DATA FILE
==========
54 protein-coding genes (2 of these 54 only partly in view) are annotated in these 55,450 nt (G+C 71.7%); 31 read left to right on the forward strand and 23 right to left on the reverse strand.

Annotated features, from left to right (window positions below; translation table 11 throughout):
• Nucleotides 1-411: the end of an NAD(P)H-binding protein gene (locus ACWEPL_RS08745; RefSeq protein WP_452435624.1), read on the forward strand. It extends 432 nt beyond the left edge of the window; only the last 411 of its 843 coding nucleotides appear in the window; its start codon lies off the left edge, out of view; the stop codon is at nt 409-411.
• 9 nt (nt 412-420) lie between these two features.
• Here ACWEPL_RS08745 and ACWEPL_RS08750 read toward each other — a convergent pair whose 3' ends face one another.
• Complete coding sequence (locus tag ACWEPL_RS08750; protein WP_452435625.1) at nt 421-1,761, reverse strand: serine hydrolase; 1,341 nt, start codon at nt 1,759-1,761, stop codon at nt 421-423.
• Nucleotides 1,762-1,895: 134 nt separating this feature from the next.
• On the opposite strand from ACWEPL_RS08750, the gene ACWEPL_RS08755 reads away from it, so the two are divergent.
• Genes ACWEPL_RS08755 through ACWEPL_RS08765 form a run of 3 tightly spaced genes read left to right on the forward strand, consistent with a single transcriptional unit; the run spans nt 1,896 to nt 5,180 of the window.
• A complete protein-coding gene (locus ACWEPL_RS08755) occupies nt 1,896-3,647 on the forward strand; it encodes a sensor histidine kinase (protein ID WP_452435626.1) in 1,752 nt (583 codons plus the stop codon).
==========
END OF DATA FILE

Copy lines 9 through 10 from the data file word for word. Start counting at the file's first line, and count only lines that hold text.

• Genes ACWEPL_RS08755 through ACWEPL_RS08765 form a run of 3 tightly spaced genes read left to right on the forward strand, consistent with a single transcriptional unit; the run spans nt 1,896 to nt 5,180 of the window.
• A complete protein-coding gene (locus ACWEPL_RS08755) occupies nt 1,896-3,647 on the forward strand; it encodes a sensor histidine kinase (protein ID WP_452435626.1) in 1,752 nt (583 codons plus the stop codon).